Navigating the Fundraising Process

Cloudflare Co-Founder Michelle Zatlyn shares
experiences and advice

Sep 25, 2014 · 3 min read

By Matylda Czarnecka

Cloudflare Co-Founder Michelle Zatlyn has raised $72M for her startup in the course of three fundraising rounds. In a conversation with one of her investors, Brad Burnham of Union Square Ventures, Zatlyn shared stories and advice at the Women, Inspiration and Enterprise Symposium.

“You start small, and as you gain momentum it gets easier, but not easy,” Zatlyn said about fundraising.

In the early days when the company is unproven, “It’s much more about crafting the story of the vision of what you’re trying to do.” In subsequent rounds, most investors look at of what’s been done with previously raised money and metrics of the company’s trajectory, she said.

When asked if there’s a difference between male and female entrepreneurs, Burnham said he didn’t think there’s a significant difference, except that many women undersell themselves and many men oversell themselves.
“I would say underselling yourself is a tough way to raise money,” he said.

Zatlyn discovered many investors were concerned she and her male co-founder were dating when they began fundraising, which was not the case. “Early on, when you’re unproven and unknown, people ask questions and you have to have answers,” she said. A strong founding team helped her get through the challenges and frustrations.

Both Zatlyn and Burnham agreed fundraising shouldn’t be considered a goal in itself, nor definition of success.

“If you treat it as an end, you’re not going to be successful,” Zatlyn said, “If you focus on a product that delivers value, fundraising might happen.”

Zatlyn cautioned that only certain kinds of companies should raise money — specifically companies looking to scale to a very large size. For consumer-facing companies, Zatlyn said 10 million users was once considered a lot, but now the expectation is 100 million. For enterprise companies, she said investors look for businesses that can grow to at least $100 million revenue.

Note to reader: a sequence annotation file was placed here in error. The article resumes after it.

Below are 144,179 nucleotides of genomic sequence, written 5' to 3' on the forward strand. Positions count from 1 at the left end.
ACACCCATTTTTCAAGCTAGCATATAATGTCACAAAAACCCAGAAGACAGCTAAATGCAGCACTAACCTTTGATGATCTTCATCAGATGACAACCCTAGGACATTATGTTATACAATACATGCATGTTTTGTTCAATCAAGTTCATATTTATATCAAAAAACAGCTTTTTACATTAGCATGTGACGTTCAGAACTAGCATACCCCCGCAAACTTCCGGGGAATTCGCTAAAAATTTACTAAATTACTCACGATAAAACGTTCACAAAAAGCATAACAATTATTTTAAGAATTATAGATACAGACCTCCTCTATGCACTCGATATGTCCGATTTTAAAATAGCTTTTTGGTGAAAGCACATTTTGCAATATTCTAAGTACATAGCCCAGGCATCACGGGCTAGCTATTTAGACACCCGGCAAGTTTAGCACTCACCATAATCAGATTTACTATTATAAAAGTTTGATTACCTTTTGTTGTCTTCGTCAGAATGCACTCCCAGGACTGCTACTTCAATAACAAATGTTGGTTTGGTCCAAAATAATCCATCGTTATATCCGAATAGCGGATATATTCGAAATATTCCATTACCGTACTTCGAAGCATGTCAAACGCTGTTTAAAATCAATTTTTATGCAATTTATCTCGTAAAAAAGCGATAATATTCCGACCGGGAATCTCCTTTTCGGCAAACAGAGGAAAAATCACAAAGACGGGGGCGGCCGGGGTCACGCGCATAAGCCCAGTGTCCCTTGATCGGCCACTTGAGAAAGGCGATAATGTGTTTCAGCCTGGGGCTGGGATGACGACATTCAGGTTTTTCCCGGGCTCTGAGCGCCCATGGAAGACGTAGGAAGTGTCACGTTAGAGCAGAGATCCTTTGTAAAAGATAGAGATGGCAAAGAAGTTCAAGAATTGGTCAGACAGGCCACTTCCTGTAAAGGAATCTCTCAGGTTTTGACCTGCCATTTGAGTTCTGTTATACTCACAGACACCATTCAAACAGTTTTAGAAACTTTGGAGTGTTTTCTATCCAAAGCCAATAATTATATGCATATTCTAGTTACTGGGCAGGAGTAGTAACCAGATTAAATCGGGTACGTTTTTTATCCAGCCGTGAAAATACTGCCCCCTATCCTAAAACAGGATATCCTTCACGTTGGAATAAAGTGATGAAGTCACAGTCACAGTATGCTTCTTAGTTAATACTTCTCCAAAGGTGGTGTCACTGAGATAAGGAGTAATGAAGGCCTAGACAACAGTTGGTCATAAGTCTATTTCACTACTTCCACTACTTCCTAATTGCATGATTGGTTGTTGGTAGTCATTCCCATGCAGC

“We spend a lot of time convincing people not to take venture capital,” Burnham said, “A VC can push you to go big and do unnatural things with your business.” He cautioned entrepreneurs to make sure investors understand their business and only accept money from those who do.

Zatlyn advised first-time fundraisers to find mentors who’ve been through the process before. “After a few conversations you’ll begin to pattern-match and start to navigate it more easily.” She stressed the importance of finding a warm introduction from a mutual contact when asking to meet with an investor. In her case, Cloudflare launched at TechCrunch Disrupt, “and all the VCs came to us.”

Burnham said entrepreneurs should focus on putting themselves in a position where VCs are coming to them. “If your business is growing, they’re going to come to you,” he said.

Moderator Cindy Gallop said she sees more men than women pursue they don’t feel 100% qualified for and suggested women could benefit from diving in more often.

“In any given situation, ask yourself WWASWGD,” she said,
“What Would a Straight White Guy Do?”

Burnham reiterated Zatlyn’s point of the importance of storytelling in pitching. “Don’t go to the dry statistics too early,” he said.

“If the statistics are so compelling you completely stand out from anyone in your space, use them, but usually with an early stage company you don’t have those stats — so use the stories.”

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